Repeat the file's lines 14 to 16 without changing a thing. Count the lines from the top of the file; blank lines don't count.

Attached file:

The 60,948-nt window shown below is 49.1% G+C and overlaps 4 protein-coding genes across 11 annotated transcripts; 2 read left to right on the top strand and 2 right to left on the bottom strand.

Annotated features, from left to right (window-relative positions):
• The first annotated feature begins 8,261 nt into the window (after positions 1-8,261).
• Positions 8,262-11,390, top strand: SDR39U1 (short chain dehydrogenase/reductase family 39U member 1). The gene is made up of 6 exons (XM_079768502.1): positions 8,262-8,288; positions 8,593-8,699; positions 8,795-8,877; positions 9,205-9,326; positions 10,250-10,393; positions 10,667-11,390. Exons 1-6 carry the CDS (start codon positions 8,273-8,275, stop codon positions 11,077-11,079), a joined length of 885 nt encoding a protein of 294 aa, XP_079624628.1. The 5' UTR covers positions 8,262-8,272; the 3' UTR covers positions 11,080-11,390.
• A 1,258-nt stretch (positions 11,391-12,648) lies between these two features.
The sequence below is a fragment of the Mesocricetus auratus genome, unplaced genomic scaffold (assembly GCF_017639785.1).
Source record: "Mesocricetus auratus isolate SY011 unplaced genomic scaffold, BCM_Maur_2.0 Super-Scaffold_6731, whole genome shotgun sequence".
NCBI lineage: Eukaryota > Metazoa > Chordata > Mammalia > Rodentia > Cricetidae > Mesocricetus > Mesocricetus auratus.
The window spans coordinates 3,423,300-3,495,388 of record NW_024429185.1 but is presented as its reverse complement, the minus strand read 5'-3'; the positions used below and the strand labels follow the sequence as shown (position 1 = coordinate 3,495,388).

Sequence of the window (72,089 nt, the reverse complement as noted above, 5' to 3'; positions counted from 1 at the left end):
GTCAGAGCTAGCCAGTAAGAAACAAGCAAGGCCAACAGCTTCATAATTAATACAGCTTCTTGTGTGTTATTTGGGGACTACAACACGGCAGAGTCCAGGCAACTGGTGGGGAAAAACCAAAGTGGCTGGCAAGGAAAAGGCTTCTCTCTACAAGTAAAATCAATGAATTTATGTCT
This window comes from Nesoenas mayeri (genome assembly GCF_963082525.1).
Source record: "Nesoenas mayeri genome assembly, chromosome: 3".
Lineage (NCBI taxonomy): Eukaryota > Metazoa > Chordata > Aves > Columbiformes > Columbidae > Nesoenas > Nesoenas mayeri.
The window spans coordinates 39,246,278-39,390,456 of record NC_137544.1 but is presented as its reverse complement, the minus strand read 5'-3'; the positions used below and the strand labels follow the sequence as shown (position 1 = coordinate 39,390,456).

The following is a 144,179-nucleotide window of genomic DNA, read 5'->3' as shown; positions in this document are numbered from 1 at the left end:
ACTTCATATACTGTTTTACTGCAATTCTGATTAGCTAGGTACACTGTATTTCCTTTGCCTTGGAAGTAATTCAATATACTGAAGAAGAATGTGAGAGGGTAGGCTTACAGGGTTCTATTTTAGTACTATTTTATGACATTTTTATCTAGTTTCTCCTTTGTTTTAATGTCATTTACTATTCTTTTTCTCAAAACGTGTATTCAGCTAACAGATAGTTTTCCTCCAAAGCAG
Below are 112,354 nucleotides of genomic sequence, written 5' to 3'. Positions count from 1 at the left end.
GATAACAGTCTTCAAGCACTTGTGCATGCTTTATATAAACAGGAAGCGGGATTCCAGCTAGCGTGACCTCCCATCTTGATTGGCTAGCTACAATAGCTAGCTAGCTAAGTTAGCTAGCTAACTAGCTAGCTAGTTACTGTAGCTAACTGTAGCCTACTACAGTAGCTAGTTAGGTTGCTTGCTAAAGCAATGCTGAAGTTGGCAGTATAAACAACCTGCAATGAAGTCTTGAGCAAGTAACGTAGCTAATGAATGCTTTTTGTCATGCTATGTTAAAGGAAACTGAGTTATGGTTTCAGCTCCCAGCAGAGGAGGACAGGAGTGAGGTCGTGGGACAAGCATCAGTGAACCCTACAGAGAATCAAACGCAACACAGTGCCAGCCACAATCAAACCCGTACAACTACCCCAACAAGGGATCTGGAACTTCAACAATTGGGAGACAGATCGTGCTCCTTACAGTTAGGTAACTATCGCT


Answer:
Lineage (NCBI taxonomy): Eukaryota > Metazoa > Chordata > Aves > Columbiformes > Columbidae > Nesoenas > Nesoenas mayeri.
The window spans coordinates 39,246,278-39,390,456 of record NC_137544.1 but is presented as its reverse complement, the minus strand read 5'-3'; the positions used below and the strand labels follow the sequence as shown (position 1 = coordinate 39,390,456).

The following is a 144,179-nucleotide window of genomic DNA, read 5'->3' as shown; positions in this document are numbered from 1 at the left end: